Thursday, 28 December 1995

McDonald's Libel Case

I was concerned to read Tariq Tahir's article (19 December) regarding a High Court libel action, which McDonald's has brought. The article drew on a selective account of some of the evidence given in the case and is, consequently, inaccurate and misleading.
  1. McDonald's only brought this case after ten years of trying to settle the matter out of court. As a last resort, therefore, it had to take the matter to court.

  2. The article suggests that we are surprised by the length of the trial. With 150 witnesses originally scheduled to give evidence, we always knew that this would be a long case. You have also gravely exaggerated the number of witnesses called so far. The true figure is 87, not 180.

  3. The suggestion that McDonald's own literature backs up the defendants' allegation about the effect of McDonald's food on the health of customers is based on selective and misleading use of a statement which bears no relevance to the truth of the allegations made.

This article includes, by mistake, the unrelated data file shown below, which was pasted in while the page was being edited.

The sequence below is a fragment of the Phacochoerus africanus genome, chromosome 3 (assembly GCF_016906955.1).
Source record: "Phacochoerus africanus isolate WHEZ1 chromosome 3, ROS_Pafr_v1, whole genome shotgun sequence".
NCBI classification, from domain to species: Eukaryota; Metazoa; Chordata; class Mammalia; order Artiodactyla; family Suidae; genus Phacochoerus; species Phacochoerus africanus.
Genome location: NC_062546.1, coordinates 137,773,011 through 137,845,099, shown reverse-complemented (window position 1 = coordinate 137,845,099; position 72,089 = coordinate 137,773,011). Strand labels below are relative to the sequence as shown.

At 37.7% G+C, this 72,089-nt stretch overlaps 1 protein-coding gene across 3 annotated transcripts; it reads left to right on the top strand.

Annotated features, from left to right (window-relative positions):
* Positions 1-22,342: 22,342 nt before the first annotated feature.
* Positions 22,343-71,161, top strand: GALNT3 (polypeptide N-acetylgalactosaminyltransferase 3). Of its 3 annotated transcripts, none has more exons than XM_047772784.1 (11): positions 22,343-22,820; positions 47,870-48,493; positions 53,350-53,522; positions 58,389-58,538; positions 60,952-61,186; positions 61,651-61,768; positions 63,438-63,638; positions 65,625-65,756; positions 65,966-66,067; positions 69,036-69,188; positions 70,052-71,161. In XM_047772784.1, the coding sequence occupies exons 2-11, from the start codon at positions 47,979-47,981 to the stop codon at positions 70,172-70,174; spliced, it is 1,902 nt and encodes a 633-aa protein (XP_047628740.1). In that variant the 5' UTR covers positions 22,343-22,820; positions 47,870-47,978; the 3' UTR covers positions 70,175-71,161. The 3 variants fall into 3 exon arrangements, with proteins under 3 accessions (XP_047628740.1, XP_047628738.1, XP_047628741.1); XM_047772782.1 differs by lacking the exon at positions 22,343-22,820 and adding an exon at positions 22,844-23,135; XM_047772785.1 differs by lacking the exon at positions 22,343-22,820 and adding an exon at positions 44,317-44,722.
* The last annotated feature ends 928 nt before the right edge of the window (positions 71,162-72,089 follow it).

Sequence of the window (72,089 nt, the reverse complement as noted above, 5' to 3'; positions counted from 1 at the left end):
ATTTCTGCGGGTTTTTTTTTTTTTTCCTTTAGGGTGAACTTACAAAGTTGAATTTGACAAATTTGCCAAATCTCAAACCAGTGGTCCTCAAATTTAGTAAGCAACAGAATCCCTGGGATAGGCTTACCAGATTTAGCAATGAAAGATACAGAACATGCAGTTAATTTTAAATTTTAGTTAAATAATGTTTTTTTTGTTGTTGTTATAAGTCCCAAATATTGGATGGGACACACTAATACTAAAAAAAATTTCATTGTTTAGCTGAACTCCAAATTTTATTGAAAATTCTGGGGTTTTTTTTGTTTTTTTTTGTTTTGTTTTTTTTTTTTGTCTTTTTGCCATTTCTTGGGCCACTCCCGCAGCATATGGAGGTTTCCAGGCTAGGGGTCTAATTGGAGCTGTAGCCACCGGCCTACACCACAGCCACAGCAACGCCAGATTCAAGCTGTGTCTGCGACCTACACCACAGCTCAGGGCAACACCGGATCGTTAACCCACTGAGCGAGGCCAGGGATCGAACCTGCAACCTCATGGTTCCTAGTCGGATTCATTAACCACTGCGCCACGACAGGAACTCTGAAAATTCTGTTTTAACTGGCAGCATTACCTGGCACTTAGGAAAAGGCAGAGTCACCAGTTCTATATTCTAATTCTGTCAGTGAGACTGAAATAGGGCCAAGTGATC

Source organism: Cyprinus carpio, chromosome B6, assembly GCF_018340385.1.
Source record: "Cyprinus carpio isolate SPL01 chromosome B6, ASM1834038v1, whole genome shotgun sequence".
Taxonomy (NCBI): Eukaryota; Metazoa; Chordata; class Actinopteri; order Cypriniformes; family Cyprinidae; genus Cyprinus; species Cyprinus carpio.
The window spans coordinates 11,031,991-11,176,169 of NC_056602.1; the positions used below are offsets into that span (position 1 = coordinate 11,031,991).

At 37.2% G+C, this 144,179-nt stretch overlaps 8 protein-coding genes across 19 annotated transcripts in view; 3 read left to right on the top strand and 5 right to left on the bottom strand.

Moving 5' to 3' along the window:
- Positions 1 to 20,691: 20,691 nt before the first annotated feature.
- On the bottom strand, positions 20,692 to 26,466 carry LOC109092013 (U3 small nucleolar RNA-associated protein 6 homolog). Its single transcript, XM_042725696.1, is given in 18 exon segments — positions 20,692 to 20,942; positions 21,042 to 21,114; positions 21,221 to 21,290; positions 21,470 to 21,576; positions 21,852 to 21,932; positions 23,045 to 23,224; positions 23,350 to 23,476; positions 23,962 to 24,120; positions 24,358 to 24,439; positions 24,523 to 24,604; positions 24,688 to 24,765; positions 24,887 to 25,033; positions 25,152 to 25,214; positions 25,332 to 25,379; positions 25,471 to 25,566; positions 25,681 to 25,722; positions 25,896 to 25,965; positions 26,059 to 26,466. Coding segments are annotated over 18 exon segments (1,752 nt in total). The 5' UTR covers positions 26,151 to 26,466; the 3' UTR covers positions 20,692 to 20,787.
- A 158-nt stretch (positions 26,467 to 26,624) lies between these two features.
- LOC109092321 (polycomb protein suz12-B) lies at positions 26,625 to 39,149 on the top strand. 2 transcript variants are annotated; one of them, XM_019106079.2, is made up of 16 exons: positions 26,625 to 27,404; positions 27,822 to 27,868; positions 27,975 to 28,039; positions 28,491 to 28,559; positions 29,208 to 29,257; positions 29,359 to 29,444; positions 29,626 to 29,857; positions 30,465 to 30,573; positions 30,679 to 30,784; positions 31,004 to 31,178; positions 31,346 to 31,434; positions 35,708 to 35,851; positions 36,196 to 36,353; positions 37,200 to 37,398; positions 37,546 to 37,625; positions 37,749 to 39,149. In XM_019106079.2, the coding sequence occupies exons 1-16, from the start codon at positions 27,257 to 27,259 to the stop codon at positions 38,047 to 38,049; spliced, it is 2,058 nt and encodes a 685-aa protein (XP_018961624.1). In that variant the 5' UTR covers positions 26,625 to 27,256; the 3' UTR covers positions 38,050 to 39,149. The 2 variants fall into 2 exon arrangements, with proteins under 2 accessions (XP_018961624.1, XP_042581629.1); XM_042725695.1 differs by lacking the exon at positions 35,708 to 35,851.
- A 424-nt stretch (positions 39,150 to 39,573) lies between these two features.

4. The article states that the defendants believe that the case has only lasted so long because their allegations about McDonald's are true. On the contrary, we believe that the evidence provided by expert and other witnesses, both from McDonald's and outside the company, demonstrates that the allegations are untrue.

  5. The article suggests that the defendants have, "subtly turned the tables on McDonald's and caused the company to defend it's reputation". This is simply not the case. This action has always been about defending our reputation, since we believe that a good reputation is worth defending, particularly against serious allegations such as these.

  6. The claim that we have, "reneged on an earlier promise", to provide daily photocopies of the court transcripts to the defendants is incorrect. At the start of this case we took an unusual step of agreeing to meet the defendants' costs of receiving daily transcripts. The Court of Appeal agreed that they should only be used to help the defendants prepare their defence, not for publicity purposes. Since the defendants refused to agree to this, we had no choice but to stop paying for their transcripts.
McDonald's has taken legal action in this case to protect the reputation of the company and the livelihoods of our franchises, employees and suppliers. Above all, we wish to ensure that out customers and the public know the truth.

Mike Love